Damned Souls in a Tobacco Colony: Religion in Seventeenth-century Virginia
"In this study, historian Edward L. Bond provides an inside view of religion in America's first colony. Focusing or religion as various expressions of individual and corporate relationship with the divine, the author gives the reader a picture of religion and society in colonial Virginia. In the process, he clarifies our understandings of Virginia's established Anglican Church, discusses the theology and devotional practices of the colonists, and explains the role of religion in colonial polity. Such an approach allows the reader to see both the conservative and progressive elements in the way the earliest colonists in Virginia defined their individual and corporate relationship with God." "Throughout Bond's analysis, he shows that by the end of the seventeenth century Virginians, though viewing themselves as Anglicans, nonetheless gradually discovered that they were defending an ecclesiastical institution much different from the one they left behind in England."--BOOK JACKET.Title Summary field provided by Blackwell North America, Inc. All Rights Reserved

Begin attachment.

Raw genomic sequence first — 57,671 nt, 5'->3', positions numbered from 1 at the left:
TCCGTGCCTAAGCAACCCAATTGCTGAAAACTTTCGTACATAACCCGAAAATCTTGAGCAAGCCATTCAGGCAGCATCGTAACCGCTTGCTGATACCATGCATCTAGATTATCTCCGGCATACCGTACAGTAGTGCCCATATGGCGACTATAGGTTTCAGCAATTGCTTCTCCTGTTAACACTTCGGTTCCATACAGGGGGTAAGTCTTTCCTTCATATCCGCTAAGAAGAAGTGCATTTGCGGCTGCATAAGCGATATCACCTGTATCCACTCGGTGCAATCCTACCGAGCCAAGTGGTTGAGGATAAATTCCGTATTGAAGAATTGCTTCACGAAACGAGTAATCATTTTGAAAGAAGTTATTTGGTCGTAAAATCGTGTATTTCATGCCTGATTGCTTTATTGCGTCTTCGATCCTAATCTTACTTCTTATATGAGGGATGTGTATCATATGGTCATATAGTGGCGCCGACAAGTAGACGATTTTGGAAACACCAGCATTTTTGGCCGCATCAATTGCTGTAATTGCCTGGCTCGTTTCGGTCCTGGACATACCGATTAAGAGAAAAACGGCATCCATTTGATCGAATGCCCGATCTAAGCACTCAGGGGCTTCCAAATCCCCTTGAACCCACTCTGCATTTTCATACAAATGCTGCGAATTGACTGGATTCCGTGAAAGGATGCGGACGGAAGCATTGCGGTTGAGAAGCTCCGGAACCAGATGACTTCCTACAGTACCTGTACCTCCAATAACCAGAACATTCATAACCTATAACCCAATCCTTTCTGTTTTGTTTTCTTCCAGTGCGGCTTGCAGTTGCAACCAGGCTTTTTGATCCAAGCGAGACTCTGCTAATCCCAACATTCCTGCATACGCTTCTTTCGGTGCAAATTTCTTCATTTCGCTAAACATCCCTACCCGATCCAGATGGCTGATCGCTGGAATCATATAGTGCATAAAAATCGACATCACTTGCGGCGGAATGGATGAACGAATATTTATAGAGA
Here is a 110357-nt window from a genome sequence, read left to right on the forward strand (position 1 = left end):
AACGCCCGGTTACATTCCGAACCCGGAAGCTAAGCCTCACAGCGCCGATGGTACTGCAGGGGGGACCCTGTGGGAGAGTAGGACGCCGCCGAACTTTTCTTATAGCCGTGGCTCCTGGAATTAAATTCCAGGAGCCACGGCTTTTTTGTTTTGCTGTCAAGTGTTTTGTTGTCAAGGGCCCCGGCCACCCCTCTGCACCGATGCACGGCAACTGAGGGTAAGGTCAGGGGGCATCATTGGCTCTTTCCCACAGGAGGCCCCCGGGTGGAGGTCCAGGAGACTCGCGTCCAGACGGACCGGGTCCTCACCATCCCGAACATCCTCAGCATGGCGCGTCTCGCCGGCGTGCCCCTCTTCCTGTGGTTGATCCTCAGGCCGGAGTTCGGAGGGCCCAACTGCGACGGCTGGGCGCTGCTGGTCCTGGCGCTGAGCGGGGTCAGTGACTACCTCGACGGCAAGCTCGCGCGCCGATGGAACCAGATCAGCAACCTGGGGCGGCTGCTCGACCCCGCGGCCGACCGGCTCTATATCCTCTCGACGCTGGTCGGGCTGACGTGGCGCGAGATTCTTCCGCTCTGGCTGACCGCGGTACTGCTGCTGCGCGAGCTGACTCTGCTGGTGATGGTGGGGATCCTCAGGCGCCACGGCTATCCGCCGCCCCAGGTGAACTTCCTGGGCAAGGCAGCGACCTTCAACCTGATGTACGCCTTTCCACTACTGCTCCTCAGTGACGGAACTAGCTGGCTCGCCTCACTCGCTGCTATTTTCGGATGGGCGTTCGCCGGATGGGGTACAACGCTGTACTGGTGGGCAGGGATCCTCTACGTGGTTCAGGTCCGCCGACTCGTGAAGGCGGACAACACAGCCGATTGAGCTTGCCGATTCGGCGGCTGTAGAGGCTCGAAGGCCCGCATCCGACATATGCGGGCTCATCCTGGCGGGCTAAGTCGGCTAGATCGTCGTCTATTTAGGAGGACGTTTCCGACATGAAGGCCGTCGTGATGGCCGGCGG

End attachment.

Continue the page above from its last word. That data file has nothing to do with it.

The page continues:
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Page 316 - The vain prodigal life, and tragical penitent death of Thomas Hellier born at Whitchurch near Lyme in Dorset-shire: who for murdering his master, mistress and a maid, was executed according to law at Westover in Charles City, in the country of Virginia, neer the plantation called Hard Labour, where he perpetrated the said murders. He suffered on Munday the 5th of August, 1678.